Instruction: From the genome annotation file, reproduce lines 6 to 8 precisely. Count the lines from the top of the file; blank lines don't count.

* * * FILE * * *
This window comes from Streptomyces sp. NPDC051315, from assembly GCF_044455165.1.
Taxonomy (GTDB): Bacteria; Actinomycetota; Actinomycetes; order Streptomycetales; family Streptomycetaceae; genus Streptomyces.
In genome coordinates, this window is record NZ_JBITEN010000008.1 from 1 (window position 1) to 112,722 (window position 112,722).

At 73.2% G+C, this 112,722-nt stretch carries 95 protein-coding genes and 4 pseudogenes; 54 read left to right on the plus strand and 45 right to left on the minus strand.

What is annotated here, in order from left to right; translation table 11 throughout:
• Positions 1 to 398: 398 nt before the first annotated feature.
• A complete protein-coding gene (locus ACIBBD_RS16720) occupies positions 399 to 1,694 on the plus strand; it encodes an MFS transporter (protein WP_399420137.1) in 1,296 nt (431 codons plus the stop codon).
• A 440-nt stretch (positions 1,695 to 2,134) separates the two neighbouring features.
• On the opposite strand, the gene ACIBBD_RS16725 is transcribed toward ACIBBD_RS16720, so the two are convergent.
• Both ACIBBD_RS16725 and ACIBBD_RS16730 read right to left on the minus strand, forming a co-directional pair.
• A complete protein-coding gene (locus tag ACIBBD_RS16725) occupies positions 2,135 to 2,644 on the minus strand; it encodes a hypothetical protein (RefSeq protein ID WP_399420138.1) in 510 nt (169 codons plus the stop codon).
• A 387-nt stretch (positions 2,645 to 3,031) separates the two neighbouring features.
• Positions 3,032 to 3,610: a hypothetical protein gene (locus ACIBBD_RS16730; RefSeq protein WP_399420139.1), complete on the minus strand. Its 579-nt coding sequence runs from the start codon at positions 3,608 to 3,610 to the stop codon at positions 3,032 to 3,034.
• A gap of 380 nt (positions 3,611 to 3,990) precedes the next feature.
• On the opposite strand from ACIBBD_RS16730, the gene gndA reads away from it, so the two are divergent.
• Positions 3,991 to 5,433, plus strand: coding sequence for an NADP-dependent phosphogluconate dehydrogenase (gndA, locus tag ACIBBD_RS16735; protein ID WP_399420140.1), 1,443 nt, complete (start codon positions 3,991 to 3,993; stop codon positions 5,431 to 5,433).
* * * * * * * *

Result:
• Positions 1 to 398: 398 nt before the first annotated feature.
• A complete protein-coding gene (locus ACIBBD_RS16720) occupies positions 399 to 1,694 on the plus strand; it encodes an MFS transporter (protein WP_399420137.1) in 1,296 nt (431 codons plus the stop codon).
• A 440-nt stretch (positions 1,695 to 2,134) separates the two neighbouring features.